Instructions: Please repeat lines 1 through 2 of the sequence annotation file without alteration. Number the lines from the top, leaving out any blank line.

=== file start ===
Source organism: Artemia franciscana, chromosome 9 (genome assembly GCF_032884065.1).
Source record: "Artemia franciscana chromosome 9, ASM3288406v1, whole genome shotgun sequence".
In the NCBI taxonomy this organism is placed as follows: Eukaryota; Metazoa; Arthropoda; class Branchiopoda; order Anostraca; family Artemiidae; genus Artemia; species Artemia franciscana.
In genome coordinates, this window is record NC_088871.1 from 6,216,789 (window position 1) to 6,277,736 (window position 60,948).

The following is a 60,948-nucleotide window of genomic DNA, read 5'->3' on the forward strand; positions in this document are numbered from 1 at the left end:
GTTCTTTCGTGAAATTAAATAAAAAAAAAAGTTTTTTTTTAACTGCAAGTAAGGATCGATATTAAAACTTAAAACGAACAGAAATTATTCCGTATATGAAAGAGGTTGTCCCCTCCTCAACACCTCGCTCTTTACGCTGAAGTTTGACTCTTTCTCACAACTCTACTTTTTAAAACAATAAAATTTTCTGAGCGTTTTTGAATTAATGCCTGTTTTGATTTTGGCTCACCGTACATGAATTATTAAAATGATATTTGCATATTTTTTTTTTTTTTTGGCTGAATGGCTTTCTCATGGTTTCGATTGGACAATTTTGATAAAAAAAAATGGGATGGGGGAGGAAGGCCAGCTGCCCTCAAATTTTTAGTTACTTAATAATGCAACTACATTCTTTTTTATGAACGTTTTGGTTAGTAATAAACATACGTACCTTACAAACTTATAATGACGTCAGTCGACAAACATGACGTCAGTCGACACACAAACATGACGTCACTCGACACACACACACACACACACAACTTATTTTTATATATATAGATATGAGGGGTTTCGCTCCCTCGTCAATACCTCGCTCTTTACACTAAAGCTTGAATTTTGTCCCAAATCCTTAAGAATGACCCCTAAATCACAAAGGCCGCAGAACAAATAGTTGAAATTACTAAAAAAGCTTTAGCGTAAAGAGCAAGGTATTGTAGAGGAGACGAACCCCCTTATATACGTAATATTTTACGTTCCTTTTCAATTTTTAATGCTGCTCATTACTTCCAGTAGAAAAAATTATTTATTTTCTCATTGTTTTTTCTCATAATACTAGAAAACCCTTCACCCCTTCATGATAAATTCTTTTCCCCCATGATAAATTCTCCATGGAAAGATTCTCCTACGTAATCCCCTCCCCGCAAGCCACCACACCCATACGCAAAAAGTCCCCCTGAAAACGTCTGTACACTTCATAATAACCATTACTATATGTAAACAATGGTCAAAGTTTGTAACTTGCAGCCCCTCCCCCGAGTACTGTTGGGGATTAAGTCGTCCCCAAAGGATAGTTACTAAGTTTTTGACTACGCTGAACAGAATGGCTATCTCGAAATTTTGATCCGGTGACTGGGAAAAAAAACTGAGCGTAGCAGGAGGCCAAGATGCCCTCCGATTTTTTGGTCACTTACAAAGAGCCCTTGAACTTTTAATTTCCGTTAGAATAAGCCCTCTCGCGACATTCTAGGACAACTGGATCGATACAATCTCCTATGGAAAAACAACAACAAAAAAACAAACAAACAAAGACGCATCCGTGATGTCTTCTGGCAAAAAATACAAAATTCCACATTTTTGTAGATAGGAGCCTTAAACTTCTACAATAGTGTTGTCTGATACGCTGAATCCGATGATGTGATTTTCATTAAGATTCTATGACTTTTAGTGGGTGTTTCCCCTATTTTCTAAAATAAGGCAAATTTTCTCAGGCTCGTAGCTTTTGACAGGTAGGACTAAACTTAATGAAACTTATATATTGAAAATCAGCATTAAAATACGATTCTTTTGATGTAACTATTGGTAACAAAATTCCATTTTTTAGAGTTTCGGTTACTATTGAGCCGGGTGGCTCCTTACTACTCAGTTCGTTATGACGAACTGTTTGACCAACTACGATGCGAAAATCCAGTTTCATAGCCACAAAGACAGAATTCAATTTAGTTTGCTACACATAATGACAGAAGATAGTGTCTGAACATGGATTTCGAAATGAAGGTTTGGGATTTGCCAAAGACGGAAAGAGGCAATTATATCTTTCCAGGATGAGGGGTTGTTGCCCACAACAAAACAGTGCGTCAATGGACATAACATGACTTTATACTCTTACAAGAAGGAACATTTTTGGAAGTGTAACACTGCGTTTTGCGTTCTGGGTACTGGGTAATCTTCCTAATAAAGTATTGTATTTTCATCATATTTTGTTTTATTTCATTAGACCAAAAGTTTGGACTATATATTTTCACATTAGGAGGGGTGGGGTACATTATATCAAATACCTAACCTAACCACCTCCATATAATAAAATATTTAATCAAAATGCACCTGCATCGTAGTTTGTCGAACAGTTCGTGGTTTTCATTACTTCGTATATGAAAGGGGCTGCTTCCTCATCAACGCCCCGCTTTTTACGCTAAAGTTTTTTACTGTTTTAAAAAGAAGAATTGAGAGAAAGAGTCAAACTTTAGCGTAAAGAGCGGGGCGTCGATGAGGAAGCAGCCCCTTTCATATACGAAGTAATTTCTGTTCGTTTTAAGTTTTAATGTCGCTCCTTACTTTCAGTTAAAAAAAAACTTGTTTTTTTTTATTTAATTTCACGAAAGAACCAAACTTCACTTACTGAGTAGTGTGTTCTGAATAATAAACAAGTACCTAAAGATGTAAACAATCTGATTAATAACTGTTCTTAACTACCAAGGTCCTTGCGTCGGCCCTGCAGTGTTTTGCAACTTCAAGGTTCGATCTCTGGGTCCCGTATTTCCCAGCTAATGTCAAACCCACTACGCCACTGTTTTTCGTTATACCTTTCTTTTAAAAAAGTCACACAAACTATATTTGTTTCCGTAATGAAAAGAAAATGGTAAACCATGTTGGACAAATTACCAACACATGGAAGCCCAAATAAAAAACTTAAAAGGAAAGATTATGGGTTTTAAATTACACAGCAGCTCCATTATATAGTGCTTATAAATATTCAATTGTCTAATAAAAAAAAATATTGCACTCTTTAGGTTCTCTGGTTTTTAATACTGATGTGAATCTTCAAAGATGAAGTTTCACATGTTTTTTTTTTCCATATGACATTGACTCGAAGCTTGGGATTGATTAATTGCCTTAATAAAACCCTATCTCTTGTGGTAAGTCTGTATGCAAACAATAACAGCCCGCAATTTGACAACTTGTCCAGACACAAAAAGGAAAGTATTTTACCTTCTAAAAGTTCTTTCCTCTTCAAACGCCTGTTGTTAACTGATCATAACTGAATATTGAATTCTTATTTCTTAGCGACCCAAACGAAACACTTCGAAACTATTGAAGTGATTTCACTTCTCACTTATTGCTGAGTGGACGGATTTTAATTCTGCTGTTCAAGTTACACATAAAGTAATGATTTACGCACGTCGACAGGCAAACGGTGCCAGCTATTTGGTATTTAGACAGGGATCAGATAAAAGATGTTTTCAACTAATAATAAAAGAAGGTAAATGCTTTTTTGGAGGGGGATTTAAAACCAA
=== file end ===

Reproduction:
Source organism: Artemia franciscana, chromosome 9 (genome assembly GCF_032884065.1).
Source record: "Artemia franciscana chromosome 9, ASM3288406v1, whole genome shotgun sequence".